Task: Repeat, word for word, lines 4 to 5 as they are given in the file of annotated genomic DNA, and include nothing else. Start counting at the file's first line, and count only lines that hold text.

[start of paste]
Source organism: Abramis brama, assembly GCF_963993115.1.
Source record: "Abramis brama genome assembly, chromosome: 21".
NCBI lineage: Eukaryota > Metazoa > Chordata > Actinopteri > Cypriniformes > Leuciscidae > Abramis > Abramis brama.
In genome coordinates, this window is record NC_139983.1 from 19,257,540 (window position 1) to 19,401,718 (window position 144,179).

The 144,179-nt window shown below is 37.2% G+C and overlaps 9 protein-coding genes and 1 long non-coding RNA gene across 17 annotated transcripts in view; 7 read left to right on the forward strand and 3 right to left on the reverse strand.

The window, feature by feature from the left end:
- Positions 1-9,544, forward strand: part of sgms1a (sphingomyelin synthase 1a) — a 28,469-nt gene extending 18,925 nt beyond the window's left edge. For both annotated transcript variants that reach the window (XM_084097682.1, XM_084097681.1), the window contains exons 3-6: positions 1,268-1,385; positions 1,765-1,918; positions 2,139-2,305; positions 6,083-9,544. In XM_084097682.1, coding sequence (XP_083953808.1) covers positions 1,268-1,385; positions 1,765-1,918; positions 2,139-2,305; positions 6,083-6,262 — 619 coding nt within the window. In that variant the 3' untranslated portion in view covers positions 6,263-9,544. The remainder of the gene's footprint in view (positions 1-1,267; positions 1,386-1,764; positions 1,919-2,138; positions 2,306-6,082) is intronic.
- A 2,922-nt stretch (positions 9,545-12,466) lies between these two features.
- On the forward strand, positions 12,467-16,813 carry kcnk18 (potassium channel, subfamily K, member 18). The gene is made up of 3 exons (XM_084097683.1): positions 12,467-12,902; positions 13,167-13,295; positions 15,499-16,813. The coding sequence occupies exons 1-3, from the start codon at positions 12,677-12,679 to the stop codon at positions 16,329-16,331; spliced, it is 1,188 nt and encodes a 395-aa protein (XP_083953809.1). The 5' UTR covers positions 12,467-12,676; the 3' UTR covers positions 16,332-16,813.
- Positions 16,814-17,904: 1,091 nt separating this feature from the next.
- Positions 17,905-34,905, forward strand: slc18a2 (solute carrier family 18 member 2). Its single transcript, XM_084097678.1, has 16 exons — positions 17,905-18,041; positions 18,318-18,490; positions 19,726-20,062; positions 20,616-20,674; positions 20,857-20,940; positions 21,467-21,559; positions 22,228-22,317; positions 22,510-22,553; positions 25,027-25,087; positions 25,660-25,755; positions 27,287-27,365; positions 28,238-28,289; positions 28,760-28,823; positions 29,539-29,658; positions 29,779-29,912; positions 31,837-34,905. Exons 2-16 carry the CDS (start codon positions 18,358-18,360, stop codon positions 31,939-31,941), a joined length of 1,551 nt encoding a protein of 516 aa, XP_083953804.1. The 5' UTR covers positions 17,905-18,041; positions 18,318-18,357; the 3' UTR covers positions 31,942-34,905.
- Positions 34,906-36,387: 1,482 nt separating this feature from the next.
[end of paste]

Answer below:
In genome coordinates, this window is record NC_139983.1 from 19,257,540 (window position 1) to 19,401,718 (window position 144,179).

The 144,179-nt window shown below is 37.2% G+C and overlaps 9 protein-coding genes and 1 long non-coding RNA gene across 17 annotated transcripts in view; 7 read left to right on the forward strand and 3 right to left on the reverse strand.